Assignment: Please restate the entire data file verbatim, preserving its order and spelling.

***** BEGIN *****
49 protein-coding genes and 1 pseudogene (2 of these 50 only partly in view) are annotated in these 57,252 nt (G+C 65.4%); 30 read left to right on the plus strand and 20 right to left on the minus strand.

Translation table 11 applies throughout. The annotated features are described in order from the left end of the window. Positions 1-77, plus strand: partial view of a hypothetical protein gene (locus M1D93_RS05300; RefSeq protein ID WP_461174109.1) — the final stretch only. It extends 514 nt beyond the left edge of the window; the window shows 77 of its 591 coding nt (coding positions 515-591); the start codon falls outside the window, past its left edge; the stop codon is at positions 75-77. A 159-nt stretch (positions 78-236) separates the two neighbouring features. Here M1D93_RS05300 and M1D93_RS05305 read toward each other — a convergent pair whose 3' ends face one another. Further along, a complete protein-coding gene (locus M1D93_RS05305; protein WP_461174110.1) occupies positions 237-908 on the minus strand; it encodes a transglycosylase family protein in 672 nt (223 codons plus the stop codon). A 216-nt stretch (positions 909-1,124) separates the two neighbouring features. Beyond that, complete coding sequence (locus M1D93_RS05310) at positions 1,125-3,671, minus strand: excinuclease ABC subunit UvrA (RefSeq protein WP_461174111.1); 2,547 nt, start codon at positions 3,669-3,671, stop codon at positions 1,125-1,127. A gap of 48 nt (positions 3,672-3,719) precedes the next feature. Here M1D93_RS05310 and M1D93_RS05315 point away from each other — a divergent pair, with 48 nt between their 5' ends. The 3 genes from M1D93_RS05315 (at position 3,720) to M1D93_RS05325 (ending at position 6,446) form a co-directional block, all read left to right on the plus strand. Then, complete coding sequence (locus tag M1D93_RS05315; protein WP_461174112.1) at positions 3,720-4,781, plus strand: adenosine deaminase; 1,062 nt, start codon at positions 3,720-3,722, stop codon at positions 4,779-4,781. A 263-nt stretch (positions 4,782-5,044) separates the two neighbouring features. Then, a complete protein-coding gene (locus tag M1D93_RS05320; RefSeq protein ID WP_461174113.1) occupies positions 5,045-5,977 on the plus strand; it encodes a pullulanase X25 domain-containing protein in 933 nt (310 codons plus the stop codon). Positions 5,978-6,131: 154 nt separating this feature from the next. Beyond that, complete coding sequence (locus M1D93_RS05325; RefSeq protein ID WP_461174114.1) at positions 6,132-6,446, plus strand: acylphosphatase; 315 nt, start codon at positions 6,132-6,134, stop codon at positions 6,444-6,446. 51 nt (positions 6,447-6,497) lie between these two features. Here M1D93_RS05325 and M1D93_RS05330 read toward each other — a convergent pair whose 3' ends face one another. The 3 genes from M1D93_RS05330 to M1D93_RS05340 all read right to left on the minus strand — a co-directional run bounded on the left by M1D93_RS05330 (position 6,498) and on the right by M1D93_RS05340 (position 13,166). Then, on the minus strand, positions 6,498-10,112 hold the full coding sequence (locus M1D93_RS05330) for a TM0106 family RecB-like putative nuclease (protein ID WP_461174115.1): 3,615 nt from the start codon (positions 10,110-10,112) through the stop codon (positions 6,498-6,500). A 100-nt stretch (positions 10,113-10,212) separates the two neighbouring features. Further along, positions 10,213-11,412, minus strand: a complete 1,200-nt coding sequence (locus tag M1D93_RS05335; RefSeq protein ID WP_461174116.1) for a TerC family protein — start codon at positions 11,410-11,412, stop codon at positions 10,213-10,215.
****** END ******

49 protein-coding genes and 1 pseudogene (2 of these 50 only partly in view) are annotated in these 57,252 nt (G+C 65.4%); 30 read left to right on the plus strand and 20 right to left on the minus strand.

Translation table 11 applies throughout. The annotated features are described in order from the left end of the window. Positions 1-77, plus strand: partial view of a hypothetical protein gene (locus M1D93_RS05300; RefSeq protein ID WP_461174109.1) — the final stretch only. It extends 514 nt beyond the left edge of the window; the window shows 77 of its 591 coding nt (coding positions 515-591); the start codon falls outside the window, past its left edge; the stop codon is at positions 75-77. A 159-nt stretch (positions 78-236) separates the two neighbouring features. Here M1D93_RS05300 and M1D93_RS05305 read toward each other — a convergent pair whose 3' ends face one another. Further along, a complete protein-coding gene (locus M1D93_RS05305; protein WP_461174110.1) occupies positions 237-908 on the minus strand; it encodes a transglycosylase family protein in 672 nt (223 codons plus the stop codon). A 216-nt stretch (positions 909-1,124) separates the two neighbouring features. Beyond that, complete coding sequence (locus M1D93_RS05310) at positions 1,125-3,671, minus strand: excinuclease ABC subunit UvrA (RefSeq protein WP_461174111.1); 2,547 nt, start codon at positions 3,669-3,671, stop codon at positions 1,125-1,127. A gap of 48 nt (positions 3,672-3,719) precedes the next feature. Here M1D93_RS05310 and M1D93_RS05315 point away from each other — a divergent pair, with 48 nt between their 5' ends. The 3 genes from M1D93_RS05315 (at position 3,720) to M1D93_RS05325 (ending at position 6,446) form a co-directional block, all read left to right on the plus strand. Then, complete coding sequence (locus tag M1D93_RS05315; protein WP_461174112.1) at positions 3,720-4,781, plus strand: adenosine deaminase; 1,062 nt, start codon at positions 3,720-3,722, stop codon at positions 4,779-4,781. A 263-nt stretch (positions 4,782-5,044) separates the two neighbouring features. Then, a complete protein-coding gene (locus tag M1D93_RS05320; RefSeq protein ID WP_461174113.1) occupies positions 5,045-5,977 on the plus strand; it encodes a pullulanase X25 domain-containing protein in 933 nt (310 codons plus the stop codon). Positions 5,978-6,131: 154 nt separating this feature from the next. Beyond that, complete coding sequence (locus M1D93_RS05325; RefSeq protein ID WP_461174114.1) at positions 6,132-6,446, plus strand: acylphosphatase; 315 nt, start codon at positions 6,132-6,134, stop codon at positions 6,444-6,446. 51 nt (positions 6,447-6,497) lie between these two features. Here M1D93_RS05325 and M1D93_RS05330 read toward each other — a convergent pair whose 3' ends face one another. The 3 genes from M1D93_RS05330 to M1D93_RS05340 all read right to left on the minus strand — a co-directional run bounded on the left by M1D93_RS05330 (position 6,498) and on the right by M1D93_RS05340 (position 13,166). Then, on the minus strand, positions 6,498-10,112 hold the full coding sequence (locus M1D93_RS05330) for a TM0106 family RecB-like putative nuclease (protein ID WP_461174115.1): 3,615 nt from the start codon (positions 10,110-10,112) through the stop codon (positions 6,498-6,500). A 100-nt stretch (positions 10,113-10,212) separates the two neighbouring features. Further along, positions 10,213-11,412, minus strand: a complete 1,200-nt coding sequence (locus tag M1D93_RS05335; RefSeq protein ID WP_461174116.1) for a TerC family protein — start codon at positions 11,410-11,412, stop codon at positions 10,213-10,215.